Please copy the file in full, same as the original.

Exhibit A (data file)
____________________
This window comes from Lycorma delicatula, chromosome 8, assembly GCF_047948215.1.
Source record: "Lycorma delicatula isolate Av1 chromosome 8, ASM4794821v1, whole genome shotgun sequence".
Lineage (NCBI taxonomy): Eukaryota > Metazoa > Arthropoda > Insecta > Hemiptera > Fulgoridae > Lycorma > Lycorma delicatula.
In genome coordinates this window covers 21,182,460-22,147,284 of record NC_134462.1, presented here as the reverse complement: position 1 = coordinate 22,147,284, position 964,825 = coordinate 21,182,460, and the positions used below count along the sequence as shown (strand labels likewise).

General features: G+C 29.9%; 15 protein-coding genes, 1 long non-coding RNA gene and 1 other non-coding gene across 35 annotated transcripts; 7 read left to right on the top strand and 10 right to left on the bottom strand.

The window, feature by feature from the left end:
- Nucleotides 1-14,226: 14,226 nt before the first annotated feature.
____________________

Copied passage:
This window comes from Lycorma delicatula, chromosome 8, assembly GCF_047948215.1.
Source record: "Lycorma delicatula isolate Av1 chromosome 8, ASM4794821v1, whole genome shotgun sequence".
Lineage (NCBI taxonomy): Eukaryota > Metazoa > Arthropoda > Insecta > Hemiptera > Fulgoridae > Lycorma > Lycorma delicatula.
In genome coordinates this window covers 21,182,460-22,147,284 of record NC_134462.1, presented here as the reverse complement: position 1 = coordinate 22,147,284, position 964,825 = coordinate 21,182,460, and the positions used below count along the sequence as shown (strand labels likewise).

General features: G+C 29.9%; 15 protein-coding genes, 1 long non-coding RNA gene and 1 other non-coding gene across 35 annotated transcripts; 7 read left to right on the top strand and 10 right to left on the bottom strand.

The window, feature by feature from the left end:
- Nucleotides 1-14,226: 14,226 nt before the first annotated feature.